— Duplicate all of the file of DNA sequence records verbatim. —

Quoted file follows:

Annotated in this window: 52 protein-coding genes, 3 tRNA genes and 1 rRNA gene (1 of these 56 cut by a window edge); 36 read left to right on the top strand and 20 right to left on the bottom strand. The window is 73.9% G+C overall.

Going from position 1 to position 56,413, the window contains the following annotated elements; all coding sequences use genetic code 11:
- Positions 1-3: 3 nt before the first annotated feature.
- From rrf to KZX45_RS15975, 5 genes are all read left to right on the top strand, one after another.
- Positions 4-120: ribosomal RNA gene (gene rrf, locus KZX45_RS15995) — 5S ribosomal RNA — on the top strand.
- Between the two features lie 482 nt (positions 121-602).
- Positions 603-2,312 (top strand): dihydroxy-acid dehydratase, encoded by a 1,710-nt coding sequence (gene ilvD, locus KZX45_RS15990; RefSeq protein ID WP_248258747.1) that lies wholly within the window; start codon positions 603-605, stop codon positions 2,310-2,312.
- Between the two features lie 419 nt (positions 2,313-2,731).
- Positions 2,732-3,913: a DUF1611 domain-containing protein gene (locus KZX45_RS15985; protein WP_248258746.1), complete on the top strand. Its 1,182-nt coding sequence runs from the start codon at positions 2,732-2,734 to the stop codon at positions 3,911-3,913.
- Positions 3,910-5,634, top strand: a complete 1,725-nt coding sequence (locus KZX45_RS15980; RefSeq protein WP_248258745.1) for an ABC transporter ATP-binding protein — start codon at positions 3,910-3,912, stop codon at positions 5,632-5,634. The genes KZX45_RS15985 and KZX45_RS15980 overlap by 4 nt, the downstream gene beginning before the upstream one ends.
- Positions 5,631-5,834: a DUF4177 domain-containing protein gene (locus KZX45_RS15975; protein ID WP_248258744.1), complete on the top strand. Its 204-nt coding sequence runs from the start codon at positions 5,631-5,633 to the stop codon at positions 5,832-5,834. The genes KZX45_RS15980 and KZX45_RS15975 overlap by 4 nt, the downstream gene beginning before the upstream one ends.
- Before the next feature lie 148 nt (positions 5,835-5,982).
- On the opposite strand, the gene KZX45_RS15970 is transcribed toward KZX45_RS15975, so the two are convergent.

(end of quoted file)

Annotated in this window: 52 protein-coding genes, 3 tRNA genes and 1 rRNA gene (1 of these 56 cut by a window edge); 36 read left to right on the top strand and 20 right to left on the bottom strand. The window is 73.9% G+C overall.

Going from position 1 to position 56,413, the window contains the following annotated elements; all coding sequences use genetic code 11:
- Positions 1-3: 3 nt before the first annotated feature.
- From rrf to KZX45_RS15975, 5 genes are all read left to right on the top strand, one after another.
- Positions 4-120: ribosomal RNA gene (gene rrf, locus KZX45_RS15995) — 5S ribosomal RNA — on the top strand.
- Between the two features lie 482 nt (positions 121-602).
- Positions 603-2,312 (top strand): dihydroxy-acid dehydratase, encoded by a 1,710-nt coding sequence (gene ilvD, locus KZX45_RS15990; RefSeq protein ID WP_248258747.1) that lies wholly within the window; start codon positions 603-605, stop codon positions 2,310-2,312.
- Between the two features lie 419 nt (positions 2,313-2,731).
- Positions 2,732-3,913: a DUF1611 domain-containing protein gene (locus KZX45_RS15985; protein WP_248258746.1), complete on the top strand. Its 1,182-nt coding sequence runs from the start codon at positions 2,732-2,734 to the stop codon at positions 3,911-3,913.
- Positions 3,910-5,634, top strand: a complete 1,725-nt coding sequence (locus KZX45_RS15980; RefSeq protein WP_248258745.1) for an ABC transporter ATP-binding protein — start codon at positions 3,910-3,912, stop codon at positions 5,632-5,634. The genes KZX45_RS15985 and KZX45_RS15980 overlap by 4 nt, the downstream gene beginning before the upstream one ends.
- Positions 5,631-5,834: a DUF4177 domain-containing protein gene (locus KZX45_RS15975; protein ID WP_248258744.1), complete on the top strand. Its 204-nt coding sequence runs from the start codon at positions 5,631-5,633 to the stop codon at positions 5,832-5,834. The genes KZX45_RS15980 and KZX45_RS15975 overlap by 4 nt, the downstream gene beginning before the upstream one ends.
- Before the next feature lie 148 nt (positions 5,835-5,982).
- On the opposite strand, the gene KZX45_RS15970 is transcribed toward KZX45_RS15975, so the two are convergent.